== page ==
The First Woman To Enter The Boston Marathon Finishes The Race Again, 50 Years Later
April 18, 2017
In 1967 a 20-year-old student at Syracuse University became the first woman to officially participate in the Boston Marathon.
50 years later, Kathrine Switzer crossed the finish line of the Boston Marathon wearing the same bib number.
Photo credit: Paul Connell / Getty Images
Switzer's marathon in 1967 became historic because she was the first woman to complete the all-male race as an official participant. She registered as "K.V. Switzer" to hide her gender.
A few miles into the race, an official tried to remove Switzer from the race and rip off her bib.
"Instinctively I jerked my head around quickly and looked square into the most vicious face I'd ever seen. A big man, a huge man, with bared teeth was set to pounce, and before I could react he grabbed my shoulder and flung me back, screaming, 'Get the hell out of my race and give me those numbers!'" she wrote in her memoir.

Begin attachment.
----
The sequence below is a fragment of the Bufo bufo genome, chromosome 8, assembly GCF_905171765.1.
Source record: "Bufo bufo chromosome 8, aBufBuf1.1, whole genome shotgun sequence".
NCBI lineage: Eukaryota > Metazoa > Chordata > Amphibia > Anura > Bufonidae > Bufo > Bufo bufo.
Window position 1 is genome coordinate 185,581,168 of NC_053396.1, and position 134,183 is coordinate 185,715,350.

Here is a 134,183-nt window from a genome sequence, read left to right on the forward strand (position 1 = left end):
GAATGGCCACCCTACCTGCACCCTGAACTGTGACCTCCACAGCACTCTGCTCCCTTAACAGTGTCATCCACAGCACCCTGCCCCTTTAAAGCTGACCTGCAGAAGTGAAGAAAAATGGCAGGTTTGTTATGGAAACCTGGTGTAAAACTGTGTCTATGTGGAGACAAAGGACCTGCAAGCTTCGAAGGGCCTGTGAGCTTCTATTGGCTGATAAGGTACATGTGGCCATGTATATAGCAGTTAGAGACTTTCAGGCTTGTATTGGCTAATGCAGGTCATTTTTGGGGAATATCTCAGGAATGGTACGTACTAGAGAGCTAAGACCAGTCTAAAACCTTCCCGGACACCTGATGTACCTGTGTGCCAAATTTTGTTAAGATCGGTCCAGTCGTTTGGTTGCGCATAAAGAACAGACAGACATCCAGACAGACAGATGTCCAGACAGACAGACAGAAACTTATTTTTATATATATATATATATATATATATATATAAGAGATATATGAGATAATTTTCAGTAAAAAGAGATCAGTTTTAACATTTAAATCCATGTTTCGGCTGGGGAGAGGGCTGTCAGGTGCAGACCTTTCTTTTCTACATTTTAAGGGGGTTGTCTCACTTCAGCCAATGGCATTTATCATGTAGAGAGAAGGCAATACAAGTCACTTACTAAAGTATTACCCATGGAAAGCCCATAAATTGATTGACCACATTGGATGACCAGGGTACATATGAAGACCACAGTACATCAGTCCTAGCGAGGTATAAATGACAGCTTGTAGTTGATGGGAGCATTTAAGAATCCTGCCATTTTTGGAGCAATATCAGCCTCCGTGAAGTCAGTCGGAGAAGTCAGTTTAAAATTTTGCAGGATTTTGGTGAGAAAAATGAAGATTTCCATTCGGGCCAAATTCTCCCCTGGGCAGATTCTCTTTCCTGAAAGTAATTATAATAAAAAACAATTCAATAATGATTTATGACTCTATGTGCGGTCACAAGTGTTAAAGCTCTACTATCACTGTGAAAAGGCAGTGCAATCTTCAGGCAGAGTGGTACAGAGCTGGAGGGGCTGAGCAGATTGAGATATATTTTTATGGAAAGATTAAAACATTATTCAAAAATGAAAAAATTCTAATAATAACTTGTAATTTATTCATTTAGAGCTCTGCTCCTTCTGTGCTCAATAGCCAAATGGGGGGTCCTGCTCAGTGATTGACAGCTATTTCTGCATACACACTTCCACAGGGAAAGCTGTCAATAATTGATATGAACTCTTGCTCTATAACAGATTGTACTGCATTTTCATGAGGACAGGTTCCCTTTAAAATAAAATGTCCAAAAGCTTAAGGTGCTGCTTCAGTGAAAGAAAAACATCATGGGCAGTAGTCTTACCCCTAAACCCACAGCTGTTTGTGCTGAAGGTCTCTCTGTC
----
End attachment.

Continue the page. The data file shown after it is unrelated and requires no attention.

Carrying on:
Switzer finished the race in four hours and 20 minutes, but would later be disqualified and expelled from the Amateur Athletic Union.
Plenty has changed in running since 1967, thanks to Switzer's efforts. Since 1972, women are welcome in the Boston Marathon and other major races.
Photo credit: Elise Amendola / Associated Press
On Monday, the 70-year-old finished the Boston Marathon only a little slower, in 4:44:31.
Her bib number was retired after the race — just the second number that the marathon has retired. Before her start, she was given the honor of firing the gun for the women's elite runners.
"In 1967, few would have believed that marathon running would someday attract millions of women, become a glamour event in the Olympics and on the streets of major cities, help transform views of women's physical ability and help redefine their economic roles in traditional cultures," Switzer wrote.
"We've come a light year but we still have a long way to go."
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